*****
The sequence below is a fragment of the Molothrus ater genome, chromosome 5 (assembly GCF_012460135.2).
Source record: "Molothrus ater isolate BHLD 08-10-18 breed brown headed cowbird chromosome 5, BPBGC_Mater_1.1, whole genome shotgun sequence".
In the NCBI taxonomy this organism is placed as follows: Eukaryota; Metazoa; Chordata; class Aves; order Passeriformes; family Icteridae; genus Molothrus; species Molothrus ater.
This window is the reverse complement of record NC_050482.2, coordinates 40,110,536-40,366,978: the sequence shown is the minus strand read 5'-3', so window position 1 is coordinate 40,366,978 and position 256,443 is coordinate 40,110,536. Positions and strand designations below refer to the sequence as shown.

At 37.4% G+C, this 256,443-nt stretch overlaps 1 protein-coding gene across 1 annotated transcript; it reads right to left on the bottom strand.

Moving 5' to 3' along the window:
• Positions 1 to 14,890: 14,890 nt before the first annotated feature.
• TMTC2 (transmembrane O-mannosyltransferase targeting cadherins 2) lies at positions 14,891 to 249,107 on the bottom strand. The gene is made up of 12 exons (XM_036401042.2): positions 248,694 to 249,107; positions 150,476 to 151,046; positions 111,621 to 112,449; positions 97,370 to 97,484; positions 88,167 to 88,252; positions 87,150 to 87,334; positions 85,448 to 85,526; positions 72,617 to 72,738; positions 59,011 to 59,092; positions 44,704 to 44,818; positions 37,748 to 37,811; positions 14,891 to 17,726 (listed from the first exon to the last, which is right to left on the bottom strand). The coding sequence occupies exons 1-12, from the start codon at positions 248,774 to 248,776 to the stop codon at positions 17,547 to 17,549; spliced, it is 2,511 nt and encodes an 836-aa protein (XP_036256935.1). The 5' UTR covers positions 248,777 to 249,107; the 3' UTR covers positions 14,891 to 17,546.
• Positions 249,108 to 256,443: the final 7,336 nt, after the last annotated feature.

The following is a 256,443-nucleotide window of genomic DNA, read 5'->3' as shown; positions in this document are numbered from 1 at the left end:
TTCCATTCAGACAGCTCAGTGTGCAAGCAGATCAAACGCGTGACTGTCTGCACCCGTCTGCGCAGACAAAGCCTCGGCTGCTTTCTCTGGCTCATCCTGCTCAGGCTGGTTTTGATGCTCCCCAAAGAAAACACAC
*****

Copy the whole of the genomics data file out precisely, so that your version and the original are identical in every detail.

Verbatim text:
The sequence below is a fragment of the Molothrus ater genome, chromosome 5 (assembly GCF_012460135.2).
Source record: "Molothrus ater isolate BHLD 08-10-18 breed brown headed cowbird chromosome 5, BPBGC_Mater_1.1, whole genome shotgun sequence".
In the NCBI taxonomy this organism is placed as follows: Eukaryota; Metazoa; Chordata; class Aves; order Passeriformes; family Icteridae; genus Molothrus; species Molothrus ater.
This window is the reverse complement of record NC_050482.2, coordinates 40,110,536-40,366,978: the sequence shown is the minus strand read 5'-3', so window position 1 is coordinate 40,366,978 and position 256,443 is coordinate 40,110,536. Positions and strand designations below refer to the sequence as shown.

At 37.4% G+C, this 256,443-nt stretch overlaps 1 protein-coding gene across 1 annotated transcript; it reads right to left on the bottom strand.

Moving 5' to 3' along the window:
• Positions 1 to 14,890: 14,890 nt before the first annotated feature.
• TMTC2 (transmembrane O-mannosyltransferase targeting cadherins 2) lies at positions 14,891 to 249,107 on the bottom strand. The gene is made up of 12 exons (XM_036401042.2): positions 248,694 to 249,107; positions 150,476 to 151,046; positions 111,621 to 112,449; positions 97,370 to 97,484; positions 88,167 to 88,252; positions 87,150 to 87,334; positions 85,448 to 85,526; positions 72,617 to 72,738; positions 59,011 to 59,092; positions 44,704 to 44,818; positions 37,748 to 37,811; positions 14,891 to 17,726 (listed from the first exon to the last, which is right to left on the bottom strand). The coding sequence occupies exons 1-12, from the start codon at positions 248,774 to 248,776 to the stop codon at positions 17,547 to 17,549; spliced, it is 2,511 nt and encodes an 836-aa protein (XP_036256935.1). The 5' UTR covers positions 248,777 to 249,107; the 3' UTR covers positions 14,891 to 17,546.
• Positions 249,108 to 256,443: the final 7,336 nt, after the last annotated feature.

The following is a 256,443-nucleotide window of genomic DNA, read 5'->3' as shown; positions in this document are numbered from 1 at the left end:
TTCCATTCAGACAGCTCAGTGTGCAAGCAGATCAAACGCGTGACTGTCTGCACCCGTCTGCGCAGACAAAGCCTCGGCTGCTTTCTCTGGCTCATCCTGCTCAGGCTGGTTTTGATGCTCCCCAAAGAAAACACAC